I like the idea of the wool balls, I'll try it out on my own cat ridden clothes and I'll be able to advocate for (or against) that. :) I even think I have some balls of wool yarn around the house somewhere... Just to find them...

      Delete
  2. Years ago, I used dryer sheets. I stopped when I learned they were rusting the inside of my dryer. Isn't that weird? I recall later on an appliance salesman telling us this was a problem. Now, I don't know if this is still the case, but like you've I don't like the idea of wrapping my family in chemicals. This is why I oppose dry cleaning any clothing article. I always risk it and wash these garments either by hand or on the gentle cycle. Guess what? So far, no problems. Of course, I've not tried this on a man's suit and I don't think I would just because of the enmorous expense it would take to replace one. The good news is, I don't have to be concerned about this because DH doesn't wear dress suits. lol Thanks for linking up with Wayback Wednesdays again!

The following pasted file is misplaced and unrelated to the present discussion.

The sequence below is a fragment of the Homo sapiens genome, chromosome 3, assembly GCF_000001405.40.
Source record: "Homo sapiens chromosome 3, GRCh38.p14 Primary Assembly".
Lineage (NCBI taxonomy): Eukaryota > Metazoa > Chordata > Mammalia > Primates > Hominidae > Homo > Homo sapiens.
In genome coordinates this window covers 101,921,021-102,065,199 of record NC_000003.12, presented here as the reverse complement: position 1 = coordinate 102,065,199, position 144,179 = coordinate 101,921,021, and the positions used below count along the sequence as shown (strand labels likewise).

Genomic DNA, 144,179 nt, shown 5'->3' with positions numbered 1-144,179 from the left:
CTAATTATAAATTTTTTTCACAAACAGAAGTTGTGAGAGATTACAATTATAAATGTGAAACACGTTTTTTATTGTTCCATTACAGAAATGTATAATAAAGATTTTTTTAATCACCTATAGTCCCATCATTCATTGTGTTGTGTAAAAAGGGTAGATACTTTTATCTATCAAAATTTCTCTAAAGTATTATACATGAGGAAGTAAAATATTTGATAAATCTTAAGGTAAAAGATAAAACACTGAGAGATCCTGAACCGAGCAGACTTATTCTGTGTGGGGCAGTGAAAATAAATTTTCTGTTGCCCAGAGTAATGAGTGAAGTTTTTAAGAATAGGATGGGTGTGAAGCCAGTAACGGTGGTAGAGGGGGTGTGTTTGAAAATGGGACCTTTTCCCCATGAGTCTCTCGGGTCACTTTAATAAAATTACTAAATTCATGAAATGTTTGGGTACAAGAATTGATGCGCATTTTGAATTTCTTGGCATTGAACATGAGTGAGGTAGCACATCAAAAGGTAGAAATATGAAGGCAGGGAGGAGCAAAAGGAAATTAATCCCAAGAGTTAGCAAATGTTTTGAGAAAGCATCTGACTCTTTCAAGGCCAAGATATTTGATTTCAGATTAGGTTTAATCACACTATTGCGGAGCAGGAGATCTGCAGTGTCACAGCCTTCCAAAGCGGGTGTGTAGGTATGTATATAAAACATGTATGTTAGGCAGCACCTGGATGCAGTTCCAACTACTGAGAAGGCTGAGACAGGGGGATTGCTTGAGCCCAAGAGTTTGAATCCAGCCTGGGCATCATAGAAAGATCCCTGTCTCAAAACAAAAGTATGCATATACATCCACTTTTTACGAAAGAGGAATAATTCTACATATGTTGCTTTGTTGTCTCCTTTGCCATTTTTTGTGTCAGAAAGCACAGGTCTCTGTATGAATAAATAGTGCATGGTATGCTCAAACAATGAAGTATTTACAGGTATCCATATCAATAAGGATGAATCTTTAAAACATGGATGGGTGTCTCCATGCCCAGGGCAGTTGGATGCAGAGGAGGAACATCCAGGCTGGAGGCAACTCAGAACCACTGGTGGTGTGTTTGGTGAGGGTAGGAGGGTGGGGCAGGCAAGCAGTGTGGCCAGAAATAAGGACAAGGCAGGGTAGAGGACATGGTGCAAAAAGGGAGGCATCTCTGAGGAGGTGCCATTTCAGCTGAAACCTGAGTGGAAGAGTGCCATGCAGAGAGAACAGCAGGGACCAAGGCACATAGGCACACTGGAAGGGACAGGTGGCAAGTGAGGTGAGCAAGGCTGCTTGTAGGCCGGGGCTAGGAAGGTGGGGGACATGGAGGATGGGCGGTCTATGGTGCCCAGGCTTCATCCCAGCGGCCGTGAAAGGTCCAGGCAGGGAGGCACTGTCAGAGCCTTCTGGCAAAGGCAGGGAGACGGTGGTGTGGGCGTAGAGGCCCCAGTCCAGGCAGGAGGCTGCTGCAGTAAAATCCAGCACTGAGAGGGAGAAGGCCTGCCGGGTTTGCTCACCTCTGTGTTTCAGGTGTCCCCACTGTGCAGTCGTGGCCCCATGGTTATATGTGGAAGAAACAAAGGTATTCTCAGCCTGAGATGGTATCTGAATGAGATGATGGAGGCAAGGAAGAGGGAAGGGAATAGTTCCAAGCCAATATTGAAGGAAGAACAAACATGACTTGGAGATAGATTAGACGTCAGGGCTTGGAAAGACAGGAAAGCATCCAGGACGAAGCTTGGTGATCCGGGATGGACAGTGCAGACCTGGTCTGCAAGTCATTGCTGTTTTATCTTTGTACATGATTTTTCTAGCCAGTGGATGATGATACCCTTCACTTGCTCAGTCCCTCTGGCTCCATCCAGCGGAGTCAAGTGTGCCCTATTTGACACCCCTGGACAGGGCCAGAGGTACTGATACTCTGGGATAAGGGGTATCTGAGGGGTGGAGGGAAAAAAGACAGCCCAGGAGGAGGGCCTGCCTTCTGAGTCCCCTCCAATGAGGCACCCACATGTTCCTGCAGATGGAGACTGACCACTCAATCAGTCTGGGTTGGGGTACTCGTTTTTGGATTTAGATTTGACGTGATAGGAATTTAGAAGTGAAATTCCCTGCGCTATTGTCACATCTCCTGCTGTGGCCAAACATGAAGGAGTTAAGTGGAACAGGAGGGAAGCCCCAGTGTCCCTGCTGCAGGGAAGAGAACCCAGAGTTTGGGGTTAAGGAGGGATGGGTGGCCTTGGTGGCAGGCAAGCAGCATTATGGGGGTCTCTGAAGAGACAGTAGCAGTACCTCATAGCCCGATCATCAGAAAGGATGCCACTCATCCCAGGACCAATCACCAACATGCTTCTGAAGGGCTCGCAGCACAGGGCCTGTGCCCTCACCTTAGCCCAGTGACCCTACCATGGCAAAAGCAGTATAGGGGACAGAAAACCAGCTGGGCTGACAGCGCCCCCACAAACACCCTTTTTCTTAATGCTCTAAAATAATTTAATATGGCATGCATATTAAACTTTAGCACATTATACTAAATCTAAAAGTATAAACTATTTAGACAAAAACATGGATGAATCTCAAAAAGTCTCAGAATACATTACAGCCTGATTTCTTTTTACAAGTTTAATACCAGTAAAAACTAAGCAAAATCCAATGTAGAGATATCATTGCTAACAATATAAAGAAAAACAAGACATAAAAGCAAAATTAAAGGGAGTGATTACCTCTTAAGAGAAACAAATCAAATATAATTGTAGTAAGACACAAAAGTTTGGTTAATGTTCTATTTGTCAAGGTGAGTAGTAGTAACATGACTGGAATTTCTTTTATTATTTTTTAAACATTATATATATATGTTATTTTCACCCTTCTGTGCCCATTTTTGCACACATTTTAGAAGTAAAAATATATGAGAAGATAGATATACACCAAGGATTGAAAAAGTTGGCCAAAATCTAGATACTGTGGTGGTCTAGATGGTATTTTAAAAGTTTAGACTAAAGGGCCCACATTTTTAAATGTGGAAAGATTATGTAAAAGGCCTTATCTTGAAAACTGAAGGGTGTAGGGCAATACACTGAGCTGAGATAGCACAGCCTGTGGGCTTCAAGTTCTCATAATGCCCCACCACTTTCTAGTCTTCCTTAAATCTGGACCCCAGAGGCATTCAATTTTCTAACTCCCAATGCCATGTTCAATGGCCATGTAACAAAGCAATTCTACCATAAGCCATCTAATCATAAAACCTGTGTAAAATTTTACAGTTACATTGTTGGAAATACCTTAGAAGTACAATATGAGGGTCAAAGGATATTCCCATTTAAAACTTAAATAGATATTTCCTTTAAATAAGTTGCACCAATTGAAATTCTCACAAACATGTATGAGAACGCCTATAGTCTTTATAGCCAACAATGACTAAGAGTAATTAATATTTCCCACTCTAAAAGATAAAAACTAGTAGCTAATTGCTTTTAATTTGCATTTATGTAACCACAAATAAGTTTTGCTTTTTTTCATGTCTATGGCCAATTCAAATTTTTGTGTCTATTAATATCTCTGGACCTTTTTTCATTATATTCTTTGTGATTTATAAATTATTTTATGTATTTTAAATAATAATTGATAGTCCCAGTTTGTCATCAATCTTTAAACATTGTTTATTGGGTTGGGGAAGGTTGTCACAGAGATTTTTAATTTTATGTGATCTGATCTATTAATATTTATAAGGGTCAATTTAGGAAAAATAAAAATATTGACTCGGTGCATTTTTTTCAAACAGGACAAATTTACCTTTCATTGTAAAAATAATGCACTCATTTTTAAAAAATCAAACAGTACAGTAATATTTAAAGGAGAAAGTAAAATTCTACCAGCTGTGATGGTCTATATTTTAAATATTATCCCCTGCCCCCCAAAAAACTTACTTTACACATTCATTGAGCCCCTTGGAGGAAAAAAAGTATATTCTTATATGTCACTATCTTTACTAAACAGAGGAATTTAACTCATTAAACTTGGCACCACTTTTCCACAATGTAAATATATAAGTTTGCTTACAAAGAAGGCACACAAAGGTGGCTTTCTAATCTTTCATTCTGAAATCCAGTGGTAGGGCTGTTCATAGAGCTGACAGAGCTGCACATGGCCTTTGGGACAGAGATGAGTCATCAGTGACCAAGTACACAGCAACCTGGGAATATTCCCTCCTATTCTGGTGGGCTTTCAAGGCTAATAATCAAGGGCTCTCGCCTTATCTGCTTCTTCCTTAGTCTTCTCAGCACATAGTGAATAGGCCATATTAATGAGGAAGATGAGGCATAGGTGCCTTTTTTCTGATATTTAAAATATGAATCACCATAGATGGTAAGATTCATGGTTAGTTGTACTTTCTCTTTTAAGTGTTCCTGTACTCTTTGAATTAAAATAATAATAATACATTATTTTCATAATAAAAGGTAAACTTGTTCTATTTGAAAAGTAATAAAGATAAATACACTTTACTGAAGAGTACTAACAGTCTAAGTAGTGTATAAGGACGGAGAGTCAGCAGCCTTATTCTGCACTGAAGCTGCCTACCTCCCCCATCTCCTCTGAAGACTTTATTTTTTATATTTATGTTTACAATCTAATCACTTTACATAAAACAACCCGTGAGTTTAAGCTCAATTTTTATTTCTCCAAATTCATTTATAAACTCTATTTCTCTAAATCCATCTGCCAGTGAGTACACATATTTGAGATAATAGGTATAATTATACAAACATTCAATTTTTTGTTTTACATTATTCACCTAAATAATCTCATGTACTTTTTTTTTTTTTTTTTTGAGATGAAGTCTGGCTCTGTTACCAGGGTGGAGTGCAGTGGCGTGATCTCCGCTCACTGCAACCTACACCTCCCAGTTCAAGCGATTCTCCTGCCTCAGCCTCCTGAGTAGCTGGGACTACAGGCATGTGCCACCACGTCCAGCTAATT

Feel free to hop over to Retro Fitness

    Have a wonderful day! ^.^

    ReplyDelete
    Replies
    1. That's where I am too. Unless it's leather, I'm washing it. Thanks for sopping by.

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  3. Thank you for stopping by my blog, I am following back. :)

    ReplyDelete
  4. This is great! I need to cut down on the amount of chemicals in our house as well, it's so hard!!

    Found you on WBH, following! Look forward to more. Follow back?

    www.ugobabyfitness.wordpress.com

    thanks! Hilary

    ReplyDelete